Let Us Prey

I consider myself a fan of the Predator franchise, even though the Predator and Alien smash up wasn’t exactly my cup of tea.  I’m not saying the concept isn’t fantastic. No doubt sci-fi horror fans around the world were thrilled to see a Predator finally square up with a xenomorph, just as much as slasher fans were excited to finally get Freddy vs. Jason (fantastic movie, by the way). I think what killed it the most for me was that the first AVP (Aliens vs Predator) entry was PG-13 and came with a mediocre script. What’s wrong with PG-13? Well, nothing really, but considering every Predator and Alien movie that came before it, and after it, was rated R, why on earth would the movie when these super violent aliens finally cross paths be rated PG-13? Yeah, yeah, I know it’s to reach a broader audience, but still.

However, the newest entry, Prey, is quite arguably a modern-day horror masterpiece. It was a GREAT movie. I loved it. Personally, I felt that it was a perfect addition to the franchise. The fact that the film featured a strong female lead, just like in the original Alien film, really set it off.

Now I understand that opinions are like, well… abundant. Yeah, let’s just say abundant. Not exactly the “A” word I was thinking of, but it’ll do. In other words, everyone has one. An opinion. Cause you know, they’re abundant. And sometimes those opinions drive me up the wall. There, I’ll admit it freely. I hate people. It’s no big secret.

Why this segue into opinions, you might ask? Well, like much of the world, I’m in a few online social groups with like-minded folks who share hobbies, interests, what have you. One of those groups is all about movies. Horror movies to be specific. I don’t know if you’ve noticed or not, but misogyny tends to run rampant online and especially in groups about horror and sci fi. No, really, it’s true.

So, anyway, people in this group were downright losing their minds over the fact that Prey had a strong female lead. And just so we’re clear, when I say, “losing their minds,” I don’t mean in a good way. Like, oh wow, she’s a freakin’ badass!  Yeah, no. It was not like that. At all.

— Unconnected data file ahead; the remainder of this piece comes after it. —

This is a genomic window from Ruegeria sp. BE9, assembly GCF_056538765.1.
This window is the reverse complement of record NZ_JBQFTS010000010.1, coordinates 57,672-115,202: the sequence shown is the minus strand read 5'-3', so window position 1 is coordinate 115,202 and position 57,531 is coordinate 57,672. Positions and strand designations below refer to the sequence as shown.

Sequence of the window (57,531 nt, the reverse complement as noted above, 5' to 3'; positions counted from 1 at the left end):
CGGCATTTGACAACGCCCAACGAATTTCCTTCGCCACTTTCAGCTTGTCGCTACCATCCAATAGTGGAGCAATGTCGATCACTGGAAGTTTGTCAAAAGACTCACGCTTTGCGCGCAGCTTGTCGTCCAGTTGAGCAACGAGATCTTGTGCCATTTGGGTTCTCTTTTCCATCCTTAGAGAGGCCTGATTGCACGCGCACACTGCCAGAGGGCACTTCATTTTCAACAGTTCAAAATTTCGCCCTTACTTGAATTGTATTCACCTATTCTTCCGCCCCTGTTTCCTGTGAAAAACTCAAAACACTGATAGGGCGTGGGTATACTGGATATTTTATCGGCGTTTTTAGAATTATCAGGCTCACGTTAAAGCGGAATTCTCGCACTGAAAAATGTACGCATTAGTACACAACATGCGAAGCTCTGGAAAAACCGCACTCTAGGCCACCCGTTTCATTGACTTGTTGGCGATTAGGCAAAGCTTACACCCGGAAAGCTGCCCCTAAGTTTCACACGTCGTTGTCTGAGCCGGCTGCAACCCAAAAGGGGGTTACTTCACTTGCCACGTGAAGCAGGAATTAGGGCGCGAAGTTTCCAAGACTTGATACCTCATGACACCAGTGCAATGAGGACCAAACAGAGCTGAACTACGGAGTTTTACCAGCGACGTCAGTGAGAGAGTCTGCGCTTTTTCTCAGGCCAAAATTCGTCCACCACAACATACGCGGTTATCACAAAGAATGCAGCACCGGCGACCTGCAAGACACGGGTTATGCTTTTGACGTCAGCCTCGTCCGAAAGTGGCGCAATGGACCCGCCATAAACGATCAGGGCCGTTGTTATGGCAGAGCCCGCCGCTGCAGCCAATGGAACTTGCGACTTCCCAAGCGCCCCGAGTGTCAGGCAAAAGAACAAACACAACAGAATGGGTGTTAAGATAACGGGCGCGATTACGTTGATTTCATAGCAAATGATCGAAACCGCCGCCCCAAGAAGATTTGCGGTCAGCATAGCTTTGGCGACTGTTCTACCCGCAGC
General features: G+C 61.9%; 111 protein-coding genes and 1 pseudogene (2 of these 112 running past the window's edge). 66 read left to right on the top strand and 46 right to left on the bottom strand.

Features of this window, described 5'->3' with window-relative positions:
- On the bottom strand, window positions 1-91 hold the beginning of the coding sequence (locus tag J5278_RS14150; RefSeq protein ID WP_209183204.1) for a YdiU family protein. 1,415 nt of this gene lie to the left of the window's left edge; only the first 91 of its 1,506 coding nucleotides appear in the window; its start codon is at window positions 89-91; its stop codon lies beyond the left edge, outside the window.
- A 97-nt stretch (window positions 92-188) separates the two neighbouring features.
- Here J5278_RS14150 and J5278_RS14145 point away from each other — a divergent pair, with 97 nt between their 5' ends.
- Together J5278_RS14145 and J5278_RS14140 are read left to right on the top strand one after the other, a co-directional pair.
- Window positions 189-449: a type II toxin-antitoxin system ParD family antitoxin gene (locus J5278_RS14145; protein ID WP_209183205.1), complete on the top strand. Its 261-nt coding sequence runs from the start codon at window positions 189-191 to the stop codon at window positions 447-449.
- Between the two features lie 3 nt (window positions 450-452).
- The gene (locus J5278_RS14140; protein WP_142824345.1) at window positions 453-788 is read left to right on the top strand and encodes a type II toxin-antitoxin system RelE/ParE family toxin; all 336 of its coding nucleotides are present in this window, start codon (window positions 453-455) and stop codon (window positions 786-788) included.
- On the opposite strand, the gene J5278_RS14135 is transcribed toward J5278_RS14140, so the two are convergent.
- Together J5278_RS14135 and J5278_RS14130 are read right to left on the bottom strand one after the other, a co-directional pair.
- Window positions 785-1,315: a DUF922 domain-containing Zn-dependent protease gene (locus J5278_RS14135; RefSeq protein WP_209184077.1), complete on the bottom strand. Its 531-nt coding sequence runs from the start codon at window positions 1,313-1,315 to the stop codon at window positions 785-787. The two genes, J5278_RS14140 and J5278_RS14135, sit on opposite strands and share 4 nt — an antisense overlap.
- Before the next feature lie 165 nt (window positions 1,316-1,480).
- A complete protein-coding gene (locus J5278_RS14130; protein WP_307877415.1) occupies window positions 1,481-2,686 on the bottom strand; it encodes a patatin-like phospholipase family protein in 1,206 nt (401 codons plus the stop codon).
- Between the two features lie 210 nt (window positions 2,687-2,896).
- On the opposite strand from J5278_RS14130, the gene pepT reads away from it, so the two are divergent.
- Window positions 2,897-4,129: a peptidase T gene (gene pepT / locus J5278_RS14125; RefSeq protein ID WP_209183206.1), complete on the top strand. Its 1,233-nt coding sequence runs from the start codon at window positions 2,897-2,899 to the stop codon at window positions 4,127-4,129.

It was mostly men (remember, I did mention the whole misogyny runs rampant thing) doing the mind losing, and the general feeling was, “Let’s talk about the brother. Now HE was awesome. HE would have made a far better hero. HE should’ve been the lead.”  Yeah, great. Sure, the brother would’ve been the perfect hero, perfect for another cookie-cutter action movie. And we certainly don’t have enough of those out there. *insert eye roll here*

Now, let me step back to say the movie itself was very clever at putting the audience in the perspective of a strong, capable, intelligent woman who – without giving spoilers – was gaslighted and made to feel lesser than by all the big strong he-men around her, including her brother. So, the fact, that this freakin’ badass of a woman takes on a Predator was powerful and satisfying and made the movie the horror masterpiece that it is.

But back to the brother. The character added a great deal to the movie, there is no doubt about that. As a side character. Having him be the “hero” would not have added an extra element to the plot nor would it have made the movie better. The actor is fantastic, and he was perfectly cast in the role, and that role… was exactly what it needed to be.